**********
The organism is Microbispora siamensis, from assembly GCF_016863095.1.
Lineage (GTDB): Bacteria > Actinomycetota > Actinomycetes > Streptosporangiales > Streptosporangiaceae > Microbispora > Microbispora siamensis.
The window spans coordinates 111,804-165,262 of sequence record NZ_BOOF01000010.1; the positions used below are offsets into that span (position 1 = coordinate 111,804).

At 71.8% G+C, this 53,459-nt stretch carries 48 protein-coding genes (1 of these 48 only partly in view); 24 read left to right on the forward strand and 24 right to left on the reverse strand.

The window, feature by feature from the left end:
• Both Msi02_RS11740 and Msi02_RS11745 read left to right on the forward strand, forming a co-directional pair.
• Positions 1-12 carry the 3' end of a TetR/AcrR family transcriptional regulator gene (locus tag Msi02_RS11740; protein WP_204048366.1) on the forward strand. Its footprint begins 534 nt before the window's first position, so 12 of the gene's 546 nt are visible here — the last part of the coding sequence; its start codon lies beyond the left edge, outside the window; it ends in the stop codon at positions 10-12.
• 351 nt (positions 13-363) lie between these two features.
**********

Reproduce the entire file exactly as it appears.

The organism is Microbispora siamensis, from assembly GCF_016863095.1.
Lineage (GTDB): Bacteria > Actinomycetota > Actinomycetes > Streptosporangiales > Streptosporangiaceae > Microbispora > Microbispora siamensis.
The window spans coordinates 111,804-165,262 of sequence record NZ_BOOF01000010.1; the positions used below are offsets into that span (position 1 = coordinate 111,804).

At 71.8% G+C, this 53,459-nt stretch carries 48 protein-coding genes (1 of these 48 only partly in view); 24 read left to right on the forward strand and 24 right to left on the reverse strand.

The window, feature by feature from the left end:
• Both Msi02_RS11740 and Msi02_RS11745 read left to right on the forward strand, forming a co-directional pair.
• Positions 1-12 carry the 3' end of a TetR/AcrR family transcriptional regulator gene (locus tag Msi02_RS11740; protein WP_204048366.1) on the forward strand. Its footprint begins 534 nt before the window's first position, so 12 of the gene's 546 nt are visible here — the last part of the coding sequence; its start codon lies beyond the left edge, outside the window; it ends in the stop codon at positions 10-12.
• 351 nt (positions 13-363) lie between these two features.